Mount Haguro is one of the Three Mountains of Dewa in the city of Tsuruoka, the ancient province of Dewa, Japan. As the lowest of the three mountains, standing at 414 m, it is the only one that is accessible throughout the year. Wikipedia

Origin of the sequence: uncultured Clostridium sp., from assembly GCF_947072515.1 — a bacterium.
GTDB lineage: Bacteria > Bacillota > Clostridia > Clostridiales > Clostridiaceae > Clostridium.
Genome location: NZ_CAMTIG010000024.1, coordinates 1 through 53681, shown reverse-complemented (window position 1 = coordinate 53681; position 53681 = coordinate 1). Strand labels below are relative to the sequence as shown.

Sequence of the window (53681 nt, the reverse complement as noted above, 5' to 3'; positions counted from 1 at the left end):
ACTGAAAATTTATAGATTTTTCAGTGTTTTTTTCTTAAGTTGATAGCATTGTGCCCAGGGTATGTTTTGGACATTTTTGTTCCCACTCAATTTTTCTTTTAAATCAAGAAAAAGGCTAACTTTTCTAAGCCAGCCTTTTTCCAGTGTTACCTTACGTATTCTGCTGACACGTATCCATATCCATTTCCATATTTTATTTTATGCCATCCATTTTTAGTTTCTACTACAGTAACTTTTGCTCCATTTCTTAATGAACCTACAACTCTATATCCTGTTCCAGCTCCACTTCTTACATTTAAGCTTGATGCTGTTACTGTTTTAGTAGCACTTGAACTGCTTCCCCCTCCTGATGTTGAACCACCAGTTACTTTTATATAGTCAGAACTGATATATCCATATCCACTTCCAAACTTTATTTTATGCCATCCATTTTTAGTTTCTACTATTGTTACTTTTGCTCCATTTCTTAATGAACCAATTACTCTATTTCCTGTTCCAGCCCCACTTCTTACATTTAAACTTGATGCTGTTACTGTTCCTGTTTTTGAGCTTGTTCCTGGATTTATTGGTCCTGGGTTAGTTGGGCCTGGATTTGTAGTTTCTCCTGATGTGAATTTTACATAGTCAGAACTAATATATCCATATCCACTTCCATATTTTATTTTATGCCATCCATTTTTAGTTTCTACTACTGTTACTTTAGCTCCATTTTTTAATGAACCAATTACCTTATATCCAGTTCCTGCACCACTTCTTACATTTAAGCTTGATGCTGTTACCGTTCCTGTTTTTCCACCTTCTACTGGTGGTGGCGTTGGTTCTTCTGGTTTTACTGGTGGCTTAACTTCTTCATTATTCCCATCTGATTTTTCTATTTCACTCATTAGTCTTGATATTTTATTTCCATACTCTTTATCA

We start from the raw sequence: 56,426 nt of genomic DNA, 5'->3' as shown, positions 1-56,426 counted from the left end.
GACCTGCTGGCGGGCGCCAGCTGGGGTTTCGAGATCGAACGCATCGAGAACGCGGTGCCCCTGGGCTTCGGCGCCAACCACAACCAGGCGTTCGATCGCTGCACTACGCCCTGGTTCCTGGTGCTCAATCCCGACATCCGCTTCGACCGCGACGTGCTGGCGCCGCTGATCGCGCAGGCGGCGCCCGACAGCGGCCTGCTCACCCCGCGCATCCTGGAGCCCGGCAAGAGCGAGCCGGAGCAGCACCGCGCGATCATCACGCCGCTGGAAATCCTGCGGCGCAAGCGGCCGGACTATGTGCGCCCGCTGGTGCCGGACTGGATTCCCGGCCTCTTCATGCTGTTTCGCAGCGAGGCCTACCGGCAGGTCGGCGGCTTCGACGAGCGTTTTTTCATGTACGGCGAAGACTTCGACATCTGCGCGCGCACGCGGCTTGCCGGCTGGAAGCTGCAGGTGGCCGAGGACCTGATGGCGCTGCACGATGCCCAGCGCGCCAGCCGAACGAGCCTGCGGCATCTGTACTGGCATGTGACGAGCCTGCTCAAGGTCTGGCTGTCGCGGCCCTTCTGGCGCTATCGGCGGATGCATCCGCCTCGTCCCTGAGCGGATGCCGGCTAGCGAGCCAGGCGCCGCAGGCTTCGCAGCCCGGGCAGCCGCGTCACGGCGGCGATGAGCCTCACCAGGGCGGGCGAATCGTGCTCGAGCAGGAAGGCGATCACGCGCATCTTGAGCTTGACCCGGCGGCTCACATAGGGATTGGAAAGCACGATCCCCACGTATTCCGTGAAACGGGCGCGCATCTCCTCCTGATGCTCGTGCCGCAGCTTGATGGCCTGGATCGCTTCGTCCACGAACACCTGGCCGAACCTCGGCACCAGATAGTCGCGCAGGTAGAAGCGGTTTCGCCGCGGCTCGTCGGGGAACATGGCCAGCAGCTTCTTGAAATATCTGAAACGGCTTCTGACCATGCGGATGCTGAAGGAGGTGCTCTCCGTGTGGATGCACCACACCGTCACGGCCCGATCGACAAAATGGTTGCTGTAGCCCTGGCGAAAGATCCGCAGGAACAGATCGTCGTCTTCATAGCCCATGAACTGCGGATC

Imagine a stone path of 2,466 steps leading up to the summit of a sacred mountain through a forest of very old cedar trees – this is not the setting of a Chinese martial arts movie but it is the real scenery that you will find on Mount Haguro, one of the Three Mountains of Dewa, or Dewa Sanzan, that are considered holy ground by the Japanese. This stone path (ishi dan) is 1.8km long and it is set into a forest of cedar trees (Cryptomeria japonica), called sugi in Japanese. This stone path and the “avenue of cedar trees” (Sugi-Namiki) was constructed in the mid 17th centuries and it apparently took thirteen years and a lot of manpower to complete the task. The ishi dan is not only a Designated National Treasure but it got also awarded three stars by the Michelin Green Guide Japan, published for the first time in September 2009. Visitors will appreciate the shade of the majestic 350 to 500 years-old trees when climbing the steps on a hot summer day. Luckily, at mid-point there is a rest house where refreshments and Japanese traditional sweets are served. This is an ideal spot to stretch your legs, have a drink and enjoy the splendid view over the surrounding countryside. Even better, you will be issued a “Certificate of Achievement” with your name carefully printed on it celebrating “your strong legs”. If you are a foreigner, then you will get a certificate in English. It states that you have indeed climbed this heavenly staircase, although you have only made it halfway yet. There is a convenient short cut to the summit by bus. However, taking the bus straight to the top of Mount Haguro means that you will not have a chance to admire the 29 meters tall Five-Storied Pagoda (Goju-no-to), a National Treasure worth two Michelin stars. This pagoda was built some 600 years ago and is said to be the oldest pagoda in Japan’s northern region. Not only that but amazingly the architectural know-how of the “Center Column Vibration Control” (Shimbashira-Seishin) used to construct the pagoda centuries-ago was also used to erect the Tokyo Sky Tree, the Japanese capital’s new broadcast and observation tower, standing tall at 634m. The pagoda is still standing after more than half a century which speaks in favor of this technology. Let’s hope that the Tokyo Sky Tree will make it that long too.